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President Erdogan promised supporters his party would learn its lessons from the defeat

Opposition supporters celebrated in Istanbul and other cities as the scale of victory became clear.Turkey's main opposition party has claimed big election victories in the main cities of Istanbul and Ankara.The results are a significant blow for Recep Tayyip Erdogan, who had hoped to regain control of the cities less than a year after he claimed a third term as president.He led the campaign to win in Istanbul, where he grew up and became mayor.But Ekrem Imamoglu, who first won the city in 2019, scored a second victory for the secular opposition CHP.

Mr Erdogan had vowed a new era in Turkey's megacity of almost 16 million people, but the incumbent mayor of Istanbul secured more than 50% of the vote, defeating the president's AK Party candidate by more than 11 points and almost one million votes. This was also the first time since Mr Erdogan came to power 21 years ago that his party was defeated across the country at the ballot box. In the capital Ankara, opposition mayor Mansur Yavas was so far ahead of his rival on 60% that he declared victory when fewer than half the votes were in. Supporters blocked all the main roads in the city, waving flags and sounding their car horns.

The CHP - the Republican People's Party - won again in Izmir, Adana and the resort of Antalya. Significantly it also gained control of Turkey's fourth-biggest city Bursa andBalikesir in the north-west, as well as Adiyaman, which hit hard by last year's double earthquake in the south-east.Turkish election results graphicPresident Erdogan, 70, acknowledged the election had not gone as he had hoped, but he told supporters in Ankara it would mark "not an end for us but rather a turning point".He has always relied on the "people's will" for his authority and he told supporters he would respect the electorate now too.Under Recep Tayyip Erdogan, Turkey's presidency has amassed sweeping powers, replacing the prime minister. But in the cities, directly elected mayors still have considerable influence.During the election campaign, Mr Erdogan said this would be his last, because his presidential term ends in 2028.But critics believed that victory would have encouraged him to revise the constitution so he could stand again. After such a dramatic defeat that is looking very unlikely.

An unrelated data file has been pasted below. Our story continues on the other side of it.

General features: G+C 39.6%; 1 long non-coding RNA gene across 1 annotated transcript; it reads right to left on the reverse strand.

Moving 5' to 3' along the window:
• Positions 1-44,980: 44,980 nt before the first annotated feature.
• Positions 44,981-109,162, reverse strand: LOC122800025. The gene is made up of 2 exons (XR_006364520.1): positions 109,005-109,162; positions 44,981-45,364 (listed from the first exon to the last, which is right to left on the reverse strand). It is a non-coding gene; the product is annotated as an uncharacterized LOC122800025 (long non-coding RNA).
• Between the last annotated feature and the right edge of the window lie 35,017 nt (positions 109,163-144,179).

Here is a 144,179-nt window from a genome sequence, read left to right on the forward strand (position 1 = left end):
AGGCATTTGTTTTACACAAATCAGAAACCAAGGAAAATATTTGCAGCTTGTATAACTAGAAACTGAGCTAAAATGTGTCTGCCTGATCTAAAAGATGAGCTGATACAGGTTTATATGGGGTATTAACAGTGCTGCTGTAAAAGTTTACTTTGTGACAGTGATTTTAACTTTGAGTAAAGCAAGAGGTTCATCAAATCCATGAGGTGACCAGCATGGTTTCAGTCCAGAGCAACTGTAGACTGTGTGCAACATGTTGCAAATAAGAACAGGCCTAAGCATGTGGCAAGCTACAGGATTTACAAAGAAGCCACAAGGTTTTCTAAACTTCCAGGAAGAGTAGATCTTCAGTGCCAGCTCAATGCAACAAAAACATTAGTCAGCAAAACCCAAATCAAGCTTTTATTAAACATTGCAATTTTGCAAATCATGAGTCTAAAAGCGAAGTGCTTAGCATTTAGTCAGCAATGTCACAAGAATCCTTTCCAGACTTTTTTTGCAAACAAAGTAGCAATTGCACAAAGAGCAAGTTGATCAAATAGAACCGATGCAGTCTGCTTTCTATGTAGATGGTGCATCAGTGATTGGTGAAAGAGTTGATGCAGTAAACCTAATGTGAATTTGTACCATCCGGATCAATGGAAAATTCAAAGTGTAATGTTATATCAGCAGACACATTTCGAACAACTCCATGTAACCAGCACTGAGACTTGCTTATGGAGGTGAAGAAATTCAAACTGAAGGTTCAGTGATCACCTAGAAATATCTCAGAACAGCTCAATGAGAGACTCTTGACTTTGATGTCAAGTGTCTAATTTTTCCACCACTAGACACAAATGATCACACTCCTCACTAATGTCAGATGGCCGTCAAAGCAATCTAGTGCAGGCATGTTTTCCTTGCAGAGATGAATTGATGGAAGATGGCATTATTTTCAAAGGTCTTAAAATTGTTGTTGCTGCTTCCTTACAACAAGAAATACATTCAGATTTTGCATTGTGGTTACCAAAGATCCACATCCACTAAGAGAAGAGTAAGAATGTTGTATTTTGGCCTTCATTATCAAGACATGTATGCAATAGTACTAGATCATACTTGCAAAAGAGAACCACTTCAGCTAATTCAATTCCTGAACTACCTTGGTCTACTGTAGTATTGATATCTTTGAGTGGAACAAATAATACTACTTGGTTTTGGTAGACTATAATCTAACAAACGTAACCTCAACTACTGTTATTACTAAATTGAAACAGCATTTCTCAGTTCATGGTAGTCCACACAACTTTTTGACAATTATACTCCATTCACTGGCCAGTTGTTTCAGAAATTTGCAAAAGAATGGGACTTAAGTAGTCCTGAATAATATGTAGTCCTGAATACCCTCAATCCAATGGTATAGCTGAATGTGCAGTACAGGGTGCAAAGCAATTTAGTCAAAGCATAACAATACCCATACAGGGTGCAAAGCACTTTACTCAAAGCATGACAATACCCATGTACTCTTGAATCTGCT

Turkish President and Leader of Justice and Development (AK) Party Recep Tayyip Erdogan addresses the public after the Turkish


President Erdogan promised supporters his party would learn its lessons from the defeat

Political scientist Berk Esen said the opposition CHP had delivered the "biggest election defeat of Erdogan's career" and come up with its best results since 1977.The outcome was a big success for the chairman of the CHP, Ozgur Ozel, who praised voters for deciding to change the face of Turkey in a historic vote: "They want to open the door to a new political climate in our country."Crowds in Istanbul gathered outside the town hall in Sarachane, one of Istanbul's oldest districts.
They waved Turkish flags and banners showing Ekrem Imamoglu's picture alongside Turkey's founding father Kemal Ataturk, whose poster was draped down the walls of the local authority building."I can say that our citizens' trust and faith in us has been rewarded," said Mr Imamoglu.
Istanbul mayor and candidate Ekrem Imamoglu (2-L) of the main opposition Republican People's Party (CHP) voted for the local elections at a polling station in Istanbul, Turkey,


Both he and Mansur Yavas are seen as potential candidates to run for the presidency in 2028.

"Everything will be fine," Imamoglu supporters chanted as they danced to drums and clarinets in Sarachane, one of Istanbul's oldest districts.Istanbul's incumbent mayor had first used the slogan when he won the city from Mr Erdogan's party five years ago. Some of the banners in Sarachane used his current slogan, "Full speed ahead".


"They're only local elections but the opposition's victory in big cities is a significant show of force against the ruling party," Imamoglu supporter Yesim Albayrak, 25, told the BBC.

I am now hoping the country will become a more secular country, respecting human rights, women's rights and childrens rightsMehmet Bankaci, 27, told the BBC there was a need for change in Turkey: "If Imamoglu or Mansur Yavas had been the CHP candidate in last year's presidential election, they definitely would have won."Istanbul hosts a fifth of Turkey's population of nearly 85 million people. Control the city and you control a significant portion of Turkey's economy including trade, tourism and finance. BBC NEWS

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